miércoles, 5 de agosto de 2015

Back to School–Be Prepared! | Public Health Matters Blog | Blogs | CDC

Back to School–Be Prepared! | Public Health Matters Blog | Blogs | CDC

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Back to School–Be Prepared!

Posted on  by Blog Administrator


As school supplies are packed in backpacks, school bus schedules are double-checked, and the finishing touches are put on your kids first day of school outfit, make sure your emergency plans are in place. Did you know that emergency preparedness plays a major role in school life? Throughout the year, schools actively prepare for natural disasters, outbreaks, and other emergency situations. Students and parents need to be aware and learn what to do during an emergency.
From school supply shopping to re-acclimating your kids to that early morning routine, there is a lot of preparing that goes into the start of the new school year. While getting prepared to send your kids back to school this year, take the time to build an emergency kit, make a family disaster plan, and know how you will reunite with your kids if there is an emergency during the school day. We have compiled a few tips below to prepare your kids to go back to school:
Have a plan on how to reunite with your child:Back to School 2015: Every disaster is different. Identify a meet-up spot outside of your home in your neighborhood and just outside your neighborhood.
How would you reunite with your child if there were an emergency during the school day? Talk to the school and find out how the school would notify you in the event of an emergency. Talk to your kids about what to do in situations where they may have to use alternative means to get home or may have to be picked-up early by a neighbor or family friend. Know who you would contact if your child needed to be picked up early or if you were unable to get to the school, and let your child know the people who would pick them up in these situations. Create a password or line with your child that an emergency contact can use to let your child know it is safe to ride home with them.
Update emergency contact information:
Schools often collect parent and emergency contact information when a student first enrolls at the school. Even one year later this contact information may no longer be accurate and up-to-date. Changes to your office, name, address or phone number should be reported to the school to ensure that they have the most accurate information to reach you during an emergency.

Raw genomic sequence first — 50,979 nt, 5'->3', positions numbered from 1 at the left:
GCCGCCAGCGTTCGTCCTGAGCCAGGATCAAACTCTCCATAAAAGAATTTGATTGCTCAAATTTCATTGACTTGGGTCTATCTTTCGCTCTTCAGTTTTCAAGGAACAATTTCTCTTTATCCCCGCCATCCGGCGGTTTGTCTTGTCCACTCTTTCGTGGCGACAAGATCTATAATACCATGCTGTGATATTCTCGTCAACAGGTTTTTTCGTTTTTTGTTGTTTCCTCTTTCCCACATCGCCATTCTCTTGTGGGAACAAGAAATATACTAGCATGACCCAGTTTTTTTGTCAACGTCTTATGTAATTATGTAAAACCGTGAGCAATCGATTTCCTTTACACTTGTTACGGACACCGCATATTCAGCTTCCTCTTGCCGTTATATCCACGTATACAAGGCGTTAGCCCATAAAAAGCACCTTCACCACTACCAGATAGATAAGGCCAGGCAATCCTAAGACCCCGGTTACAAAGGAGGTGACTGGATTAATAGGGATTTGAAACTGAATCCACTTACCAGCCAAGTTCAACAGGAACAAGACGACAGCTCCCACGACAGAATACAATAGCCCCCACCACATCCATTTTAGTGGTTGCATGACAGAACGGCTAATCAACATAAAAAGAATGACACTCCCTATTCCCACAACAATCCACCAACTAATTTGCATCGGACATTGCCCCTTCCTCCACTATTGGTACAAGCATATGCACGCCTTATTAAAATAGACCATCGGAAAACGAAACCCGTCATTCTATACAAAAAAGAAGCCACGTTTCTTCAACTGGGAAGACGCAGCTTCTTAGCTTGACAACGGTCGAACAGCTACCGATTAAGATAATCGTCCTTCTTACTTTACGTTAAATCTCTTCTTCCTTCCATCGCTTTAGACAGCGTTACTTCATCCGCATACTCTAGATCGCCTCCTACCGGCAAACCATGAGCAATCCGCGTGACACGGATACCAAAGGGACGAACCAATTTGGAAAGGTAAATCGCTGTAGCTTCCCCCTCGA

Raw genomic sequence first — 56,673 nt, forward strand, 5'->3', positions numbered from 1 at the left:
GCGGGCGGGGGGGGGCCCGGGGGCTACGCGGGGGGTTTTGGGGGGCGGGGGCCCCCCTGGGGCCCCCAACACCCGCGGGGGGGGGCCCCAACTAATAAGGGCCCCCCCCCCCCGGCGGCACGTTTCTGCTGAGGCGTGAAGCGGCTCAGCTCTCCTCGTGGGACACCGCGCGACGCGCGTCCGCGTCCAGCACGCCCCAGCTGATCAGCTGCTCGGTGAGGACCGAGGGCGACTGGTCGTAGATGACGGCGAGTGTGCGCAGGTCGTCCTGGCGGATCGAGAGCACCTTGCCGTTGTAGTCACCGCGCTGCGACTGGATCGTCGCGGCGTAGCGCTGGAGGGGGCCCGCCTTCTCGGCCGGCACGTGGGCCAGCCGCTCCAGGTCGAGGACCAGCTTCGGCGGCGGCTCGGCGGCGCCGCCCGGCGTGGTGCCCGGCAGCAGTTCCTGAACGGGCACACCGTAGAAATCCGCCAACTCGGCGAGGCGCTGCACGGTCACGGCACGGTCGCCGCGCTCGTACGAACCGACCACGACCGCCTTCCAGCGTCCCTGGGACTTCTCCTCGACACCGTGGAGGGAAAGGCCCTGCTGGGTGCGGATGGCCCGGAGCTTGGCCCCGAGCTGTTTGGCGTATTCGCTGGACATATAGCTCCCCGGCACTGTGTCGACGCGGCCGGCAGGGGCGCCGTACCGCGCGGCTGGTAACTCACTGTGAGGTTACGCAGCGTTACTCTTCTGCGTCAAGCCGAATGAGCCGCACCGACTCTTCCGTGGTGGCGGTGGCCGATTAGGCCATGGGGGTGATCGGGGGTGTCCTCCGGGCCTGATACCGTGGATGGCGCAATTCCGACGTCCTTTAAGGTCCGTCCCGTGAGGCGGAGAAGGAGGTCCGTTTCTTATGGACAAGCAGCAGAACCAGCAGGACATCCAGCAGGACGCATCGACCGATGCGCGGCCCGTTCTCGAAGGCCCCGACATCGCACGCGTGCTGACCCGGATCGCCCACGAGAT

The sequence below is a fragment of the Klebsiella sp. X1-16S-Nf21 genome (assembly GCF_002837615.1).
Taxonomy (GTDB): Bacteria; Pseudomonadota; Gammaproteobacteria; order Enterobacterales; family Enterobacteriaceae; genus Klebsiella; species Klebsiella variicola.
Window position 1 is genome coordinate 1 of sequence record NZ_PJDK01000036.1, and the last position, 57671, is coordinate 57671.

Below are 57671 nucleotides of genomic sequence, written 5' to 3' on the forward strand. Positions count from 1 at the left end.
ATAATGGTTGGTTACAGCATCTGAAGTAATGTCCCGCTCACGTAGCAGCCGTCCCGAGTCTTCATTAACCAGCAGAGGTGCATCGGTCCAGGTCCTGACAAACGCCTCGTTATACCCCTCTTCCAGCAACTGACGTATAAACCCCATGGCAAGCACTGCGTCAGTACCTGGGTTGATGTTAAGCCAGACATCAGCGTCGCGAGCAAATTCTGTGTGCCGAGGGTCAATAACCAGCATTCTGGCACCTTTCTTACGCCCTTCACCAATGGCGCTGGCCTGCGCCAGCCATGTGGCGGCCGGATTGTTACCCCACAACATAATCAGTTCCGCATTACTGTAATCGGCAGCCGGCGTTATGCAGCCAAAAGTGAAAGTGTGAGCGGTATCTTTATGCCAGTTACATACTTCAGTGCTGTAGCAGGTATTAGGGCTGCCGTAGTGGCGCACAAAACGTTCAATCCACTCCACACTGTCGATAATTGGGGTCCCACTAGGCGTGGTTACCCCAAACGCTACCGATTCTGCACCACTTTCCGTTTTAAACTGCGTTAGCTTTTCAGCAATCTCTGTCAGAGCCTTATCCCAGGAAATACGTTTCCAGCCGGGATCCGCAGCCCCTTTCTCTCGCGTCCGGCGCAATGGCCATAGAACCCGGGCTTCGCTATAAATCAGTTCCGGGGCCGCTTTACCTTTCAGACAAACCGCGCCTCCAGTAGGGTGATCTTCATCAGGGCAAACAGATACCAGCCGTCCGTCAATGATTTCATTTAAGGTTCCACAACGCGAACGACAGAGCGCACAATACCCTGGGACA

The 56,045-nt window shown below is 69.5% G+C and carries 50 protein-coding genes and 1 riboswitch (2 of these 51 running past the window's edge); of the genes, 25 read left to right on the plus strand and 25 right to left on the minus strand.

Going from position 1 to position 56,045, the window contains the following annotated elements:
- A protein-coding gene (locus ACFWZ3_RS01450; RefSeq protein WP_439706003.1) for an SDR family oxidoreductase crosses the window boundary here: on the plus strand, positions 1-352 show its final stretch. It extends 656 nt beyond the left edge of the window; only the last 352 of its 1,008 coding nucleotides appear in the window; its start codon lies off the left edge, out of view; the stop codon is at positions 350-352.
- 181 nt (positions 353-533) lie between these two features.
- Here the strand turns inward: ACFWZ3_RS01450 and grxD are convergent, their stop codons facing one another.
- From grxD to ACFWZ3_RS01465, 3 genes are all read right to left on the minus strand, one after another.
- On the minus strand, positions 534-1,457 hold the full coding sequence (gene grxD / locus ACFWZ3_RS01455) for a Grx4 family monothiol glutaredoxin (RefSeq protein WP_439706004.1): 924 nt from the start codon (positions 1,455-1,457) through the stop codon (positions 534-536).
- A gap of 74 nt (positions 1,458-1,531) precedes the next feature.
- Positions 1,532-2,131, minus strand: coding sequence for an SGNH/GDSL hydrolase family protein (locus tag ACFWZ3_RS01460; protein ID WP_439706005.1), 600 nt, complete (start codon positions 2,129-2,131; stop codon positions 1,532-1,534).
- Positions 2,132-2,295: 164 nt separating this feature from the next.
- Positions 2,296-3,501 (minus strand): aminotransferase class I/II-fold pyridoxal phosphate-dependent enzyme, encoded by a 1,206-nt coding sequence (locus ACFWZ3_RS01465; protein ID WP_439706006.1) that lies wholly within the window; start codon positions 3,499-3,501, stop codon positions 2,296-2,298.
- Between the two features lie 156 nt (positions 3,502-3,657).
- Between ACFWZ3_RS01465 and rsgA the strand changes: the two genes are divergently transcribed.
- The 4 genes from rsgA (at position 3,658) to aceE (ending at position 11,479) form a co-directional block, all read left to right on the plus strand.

Backpack Emergency Card:
Make an emergency card for your child to keep in their backpack. Include important personal information about your child, like their name, school, contact information, date of birth, and any medical conditions, such as allergies. On the backside of the card, include contact information for yourself and an additional emergency contact. You know how easily books and papers get lost or destroyed in your child’s backpack, so make sure that their emergency card can withstand the wear and tear. Consider laminating their emergency card and picking a secure place in their backpack where their card can be quickly and easily located. Back to School 2015: Help Kids memorize important family information. Practice last name, address, and phone number.Print a premade emergency card from CDC or visit Save the Children for a digital version.
Have your Child memorize important addresses and phone numbers:
In some emergency situations, schools may not be able to access emergency contact files. Make sure your child has certain contact numbers and addresses memorized in case they need to use them during an emergency. Kids should know their home address and at least two emergency contact numbers that they can call.
More information about emergency preparedness and talking to your kids about disasters can be found at CDC’s kid friendly Ready Wrigley website.
Have a great school year!
Posted on  by Blog Administrator


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